I developed an Android application and I want to make a survey/questionaire about the usability, user interface, user experience etc. of my application to get some feedback from users. But I don't know which kind of questions to ask...

I would like to know If there are some links/tools/books that can help me.

  • Can you explain how you plan to use the questionaire - is it to perform a user test in person? Will it be sent out via email? Or will it pop up in the screen during use? Commented Jun 17, 2012 at 21:59
  • Or you could record the session directly using a usability sled and see where the user's got confused, hesitant or lost.
    – Neon22
    Commented Oct 25, 2013 at 11:30

2 Answers 2


I am going to assume that by questionaire you mean survey (i.e. one that pops up or that you send out by email).

In terms of getting people to respond to such a questionaire the key thing is to keep it short and allow them the opportunity to end it and any point i.e. without quitting and losing all the data!

In all the questions try and do the work for them - so they can respond with a minimal number of clicks.

Generally surveys start by finding out a bit about who the user is e.g. How long they have had a smart phone, do they rate themselves as technical, male/female, if you go for age do it in buckets so that people don't have to identify their exact age. But again limit it to just what will be useful to you.

For the questions themselves you should generally ask closed questions e.g. where they can select one from three answers or use a rating scale (with a slider or radio buttons).

So to rephrase some of Jimmy's questions:

How true are these statements:

  • "I always knew where to click"
  • "I know where to go"
  • "This product felt trustworthy"
  • "This product is attractive"
  • "I felt lost"

There are lots more examples of question type here.

You can probably get away with one or two open questions. Although you could provide an add comment button next to each statement ... in case they felt they wanted to add an explanation.

To get an initial set of questions to ask I would brainstorm with my colleagues to find issues that will affect design decisions. Identify some questions. Then walk through your best guess at the answers ... would that information be useful to you? What would you do with it? What if the answer was the opposite. What would you do then?

The only way to test out your questionnaire is to pilot it with a few users (could be anyone someone in your office, friends...). This is the best way to fine tune what needs to be asked.

The queen of forms and questionaires has to be Caroline Jarrett - here is a great slideshow she did on designing surveys in 2011 and this one in 2012 (read both they are different). Here is a podcast on surveys from April 2012.

Designing an effective questionaire is also about asking them in the write way and well designed. Caroline's book forms that work has to be the key reference here too.

Dave Travis has also put together some good advice:web survey design step by step; 20 tips for web survey design.

I also like funnel and Fast Company's take on it.

For instance the picture below demonstrates lots of best practice for mobile. I love how the question is the focus and is very large (no fiddling around to press tiny buttons). I think the use of a slider control with a big button is great (notice how minimal they have been with the data ink on the scale). I assume they swipe to move on. Notice how the user can submit at any point. I would probably have added a number of steps e.g. 1 of 5. to encourage them to get to the end. Otherwise perfect.screen capture of a slider scale in the funnel questionnaire application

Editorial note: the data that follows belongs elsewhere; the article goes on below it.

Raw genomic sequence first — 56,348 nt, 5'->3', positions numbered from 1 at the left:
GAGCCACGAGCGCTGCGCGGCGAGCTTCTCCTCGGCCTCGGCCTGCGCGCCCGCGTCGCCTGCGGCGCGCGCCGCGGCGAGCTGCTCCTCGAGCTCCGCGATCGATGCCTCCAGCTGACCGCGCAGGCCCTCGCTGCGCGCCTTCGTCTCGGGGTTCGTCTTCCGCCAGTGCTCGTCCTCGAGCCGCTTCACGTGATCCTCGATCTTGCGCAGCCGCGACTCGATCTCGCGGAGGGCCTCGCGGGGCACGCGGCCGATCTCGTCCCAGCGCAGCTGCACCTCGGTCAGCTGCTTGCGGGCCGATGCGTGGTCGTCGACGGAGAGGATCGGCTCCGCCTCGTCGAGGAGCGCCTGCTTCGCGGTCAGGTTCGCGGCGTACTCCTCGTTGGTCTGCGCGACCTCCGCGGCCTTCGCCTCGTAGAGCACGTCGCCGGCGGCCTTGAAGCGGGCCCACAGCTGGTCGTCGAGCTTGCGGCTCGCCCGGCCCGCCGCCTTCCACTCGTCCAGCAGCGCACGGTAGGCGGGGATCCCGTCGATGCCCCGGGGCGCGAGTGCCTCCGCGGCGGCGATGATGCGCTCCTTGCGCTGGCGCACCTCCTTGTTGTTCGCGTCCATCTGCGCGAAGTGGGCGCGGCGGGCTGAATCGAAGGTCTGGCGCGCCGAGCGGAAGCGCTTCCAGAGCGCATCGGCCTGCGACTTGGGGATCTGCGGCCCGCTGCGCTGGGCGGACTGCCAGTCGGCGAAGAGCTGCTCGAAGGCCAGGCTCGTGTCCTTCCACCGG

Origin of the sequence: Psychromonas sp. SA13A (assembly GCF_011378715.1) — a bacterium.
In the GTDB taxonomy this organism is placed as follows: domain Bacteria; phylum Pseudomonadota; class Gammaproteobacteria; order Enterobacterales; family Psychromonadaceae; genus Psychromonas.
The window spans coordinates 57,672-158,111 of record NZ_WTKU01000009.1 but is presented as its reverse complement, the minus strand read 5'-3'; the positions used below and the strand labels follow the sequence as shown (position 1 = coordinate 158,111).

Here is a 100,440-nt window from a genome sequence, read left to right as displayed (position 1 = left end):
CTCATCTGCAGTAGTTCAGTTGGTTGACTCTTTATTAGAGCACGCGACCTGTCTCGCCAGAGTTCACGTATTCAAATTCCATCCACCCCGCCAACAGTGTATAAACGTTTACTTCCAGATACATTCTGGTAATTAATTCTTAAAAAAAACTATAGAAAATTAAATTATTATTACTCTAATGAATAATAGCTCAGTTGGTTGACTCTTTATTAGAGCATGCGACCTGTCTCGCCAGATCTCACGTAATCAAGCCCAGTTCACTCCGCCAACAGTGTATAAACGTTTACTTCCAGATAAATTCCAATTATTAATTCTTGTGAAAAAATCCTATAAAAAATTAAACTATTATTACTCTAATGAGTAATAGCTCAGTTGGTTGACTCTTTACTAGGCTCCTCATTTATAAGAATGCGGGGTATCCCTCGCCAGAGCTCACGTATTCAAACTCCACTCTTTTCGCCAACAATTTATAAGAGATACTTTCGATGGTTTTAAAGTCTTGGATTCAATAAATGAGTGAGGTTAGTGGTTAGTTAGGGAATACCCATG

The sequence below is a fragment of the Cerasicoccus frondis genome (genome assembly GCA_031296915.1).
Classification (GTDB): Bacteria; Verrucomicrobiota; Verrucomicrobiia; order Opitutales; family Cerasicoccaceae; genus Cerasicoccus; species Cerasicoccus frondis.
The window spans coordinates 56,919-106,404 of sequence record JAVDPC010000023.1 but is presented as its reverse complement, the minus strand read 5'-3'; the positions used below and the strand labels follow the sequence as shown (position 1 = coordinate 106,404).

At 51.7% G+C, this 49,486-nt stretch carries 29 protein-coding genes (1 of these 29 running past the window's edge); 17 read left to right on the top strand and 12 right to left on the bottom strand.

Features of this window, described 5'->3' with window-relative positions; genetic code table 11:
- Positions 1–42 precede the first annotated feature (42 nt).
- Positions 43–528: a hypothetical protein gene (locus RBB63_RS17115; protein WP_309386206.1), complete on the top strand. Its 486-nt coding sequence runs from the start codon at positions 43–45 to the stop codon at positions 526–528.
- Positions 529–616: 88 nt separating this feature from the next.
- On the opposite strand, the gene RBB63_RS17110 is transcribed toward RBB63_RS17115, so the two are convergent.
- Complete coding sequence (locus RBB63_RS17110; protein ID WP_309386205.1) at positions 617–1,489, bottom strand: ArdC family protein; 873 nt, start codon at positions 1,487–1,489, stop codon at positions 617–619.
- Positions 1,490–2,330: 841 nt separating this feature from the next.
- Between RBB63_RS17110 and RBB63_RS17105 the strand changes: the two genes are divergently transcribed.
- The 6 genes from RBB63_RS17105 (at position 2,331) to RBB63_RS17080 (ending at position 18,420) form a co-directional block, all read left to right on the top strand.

• Thanks for your answer! I think that I have here enough information to start... :)
    – amp
    Commented Jun 17, 2012 at 23:21
  • 1
    No worries. I think you should edit your question to something like "What is best practice for UX surveys of a mobile application?" And also provide some context for how you want to use the survey. You might get even more useful info (: Commented Jun 17, 2012 at 23:32

Well, the ideal way to discover usability issues with with in-person user testing, so if you think you could arrange a session with, say, five or six participants, that would be best. You can get much, much richer data that way - some usability issues are very difficult to capture by Q&A.

Still, questionnaires aren't useless - though they will be affected by response bias (as well as self-reporting issues, memory biases and 'response acquiescence', where participants will tend to agree with statement questions). What sorts of questions you ask will depend on the kind of application you're talking about, and issues you already expect to see, but some starting points are:

  • Did you always feel like you knew what to do and where to click?
  • Did you ever do something and got an unexpected result?
  • Did you feel you could trust the application and the organization behind it?
  • Did you find the application attractive?
  • Did this application act and feel like other, more familiar applications?
  • How quickly could you get what you wanted with this application?

As for designing the questionnaire, you might be interested in this article by Nokia on mobile questionnaires for smartphone apps.

  • Thanks for the suggestions! I will take it into consideration.
    – amp
    Commented Jun 17, 2012 at 23:22

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